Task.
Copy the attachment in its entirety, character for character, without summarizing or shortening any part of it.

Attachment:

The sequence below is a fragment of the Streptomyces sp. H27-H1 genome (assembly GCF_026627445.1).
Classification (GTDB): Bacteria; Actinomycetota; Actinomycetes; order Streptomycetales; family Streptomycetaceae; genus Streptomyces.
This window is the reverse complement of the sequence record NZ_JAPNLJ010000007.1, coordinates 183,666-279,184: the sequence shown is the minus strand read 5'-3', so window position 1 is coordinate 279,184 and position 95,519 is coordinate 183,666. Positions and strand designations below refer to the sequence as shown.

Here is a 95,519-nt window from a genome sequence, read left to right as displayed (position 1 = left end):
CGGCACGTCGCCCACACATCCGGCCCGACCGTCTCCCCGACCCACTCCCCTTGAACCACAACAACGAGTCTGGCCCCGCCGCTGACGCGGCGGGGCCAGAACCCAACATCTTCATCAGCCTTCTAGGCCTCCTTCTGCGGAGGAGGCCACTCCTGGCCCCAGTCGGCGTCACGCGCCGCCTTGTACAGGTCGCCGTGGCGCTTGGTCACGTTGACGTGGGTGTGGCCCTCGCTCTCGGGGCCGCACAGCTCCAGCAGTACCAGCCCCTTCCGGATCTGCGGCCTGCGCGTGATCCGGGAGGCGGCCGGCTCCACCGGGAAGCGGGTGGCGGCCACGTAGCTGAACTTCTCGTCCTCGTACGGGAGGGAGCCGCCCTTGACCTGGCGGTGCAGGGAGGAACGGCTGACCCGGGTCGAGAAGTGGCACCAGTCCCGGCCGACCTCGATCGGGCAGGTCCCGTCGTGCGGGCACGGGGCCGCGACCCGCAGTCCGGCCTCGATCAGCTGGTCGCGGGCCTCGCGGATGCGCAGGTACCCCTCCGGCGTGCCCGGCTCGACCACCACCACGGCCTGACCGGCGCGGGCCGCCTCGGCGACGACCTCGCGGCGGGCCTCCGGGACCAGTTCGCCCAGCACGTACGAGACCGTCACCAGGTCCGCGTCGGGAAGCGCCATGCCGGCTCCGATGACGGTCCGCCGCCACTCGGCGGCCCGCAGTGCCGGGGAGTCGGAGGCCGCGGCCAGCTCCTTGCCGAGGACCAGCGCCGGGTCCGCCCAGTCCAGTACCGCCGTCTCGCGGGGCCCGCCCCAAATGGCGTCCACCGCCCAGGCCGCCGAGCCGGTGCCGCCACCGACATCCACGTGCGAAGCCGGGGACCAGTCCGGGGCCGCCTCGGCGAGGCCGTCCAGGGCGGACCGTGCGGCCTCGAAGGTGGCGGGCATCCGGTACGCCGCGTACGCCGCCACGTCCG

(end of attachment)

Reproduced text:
The sequence below is a fragment of the Streptomyces sp. H27-H1 genome (assembly GCF_026627445.1).
Classification (GTDB): Bacteria; Actinomycetota; Actinomycetes; order Streptomycetales; family Streptomycetaceae; genus Streptomyces.
This window is the reverse complement of the sequence record NZ_JAPNLJ010000007.1, coordinates 183,666-279,184: the sequence shown is the minus strand read 5'-3', so window position 1 is coordinate 279,184 and position 95,519 is coordinate 183,666. Positions and strand designations below refer to the sequence as shown.

Here is a 95,519-nt window from a genome sequence, read left to right as displayed (position 1 = left end):
CGGCACGTCGCCCACACATCCGGCCCGACCGTCTCCCCGACCCACTCCCCTTGAACCACAACAACGAGTCTGGCCCCGCCGCTGACGCGGCGGGGCCAGAACCCAACATCTTCATCAGCCTTCTAGGCCTCCTTCTGCGGAGGAGGCCACTCCTGGCCCCAGTCGGCGTCACGCGCCGCCTTGTACAGGTCGCCGTGGCGCTTGGTCACGTTGACGTGGGTGTGGCCCTCGCTCTCGGGGCCGCACAGCTCCAGCAGTACCAGCCCCTTCCGGATCTGCGGCCTGCGCGTGATCCGGGAGGCGGCCGGCTCCACCGGGAAGCGGGTGGCGGCCACGTAGCTGAACTTCTCGTCCTCGTACGGGAGGGAGCCGCCCTTGACCTGGCGGTGCAGGGAGGAACGGCTGACCCGGGTCGAGAAGTGGCACCAGTCCCGGCCGACCTCGATCGGGCAGGTCCCGTCGTGCGGGCACGGGGCCGCGACCCGCAGTCCGGCCTCGATCAGCTGGTCGCGGGCCTCGCGGATGCGCAGGTACCCCTCCGGCGTGCCCGGCTCGACCACCACCACGGCCTGACCGGCGCGGGCCGCCTCGGCGACGACCTCGCGGCGGGCCTCCGGGACCAGTTCGCCCAGCACGTACGAGACCGTCACCAGGTCCGCGTCGGGAAGCGCCATGCCGGCTCCGATGACGGTCCGCCGCCACTCGGCGGCCCGCAGTGCCGGGGAGTCGGAGGCCGCGGCCAGCTCCTTGCCGAGGACCAGCGCCGGGTCCGCCCAGTCCAGTACCGCCGTCTCGCGGGGCCCGCCCCAAATGGCGTCCACCGCCCAGGCCGCCGAGCCGGTGCCGCCACCGACATCCACGTGCGAAGCCGGGGACCAGTCCGGGGCCGCCTCGGCGAGGCCGTCCAGGGCGGACCGTGCGGCCTCGAAGGTGGCGGGCATCCGGTACGCCGCGTACGCCGCCACGTCCG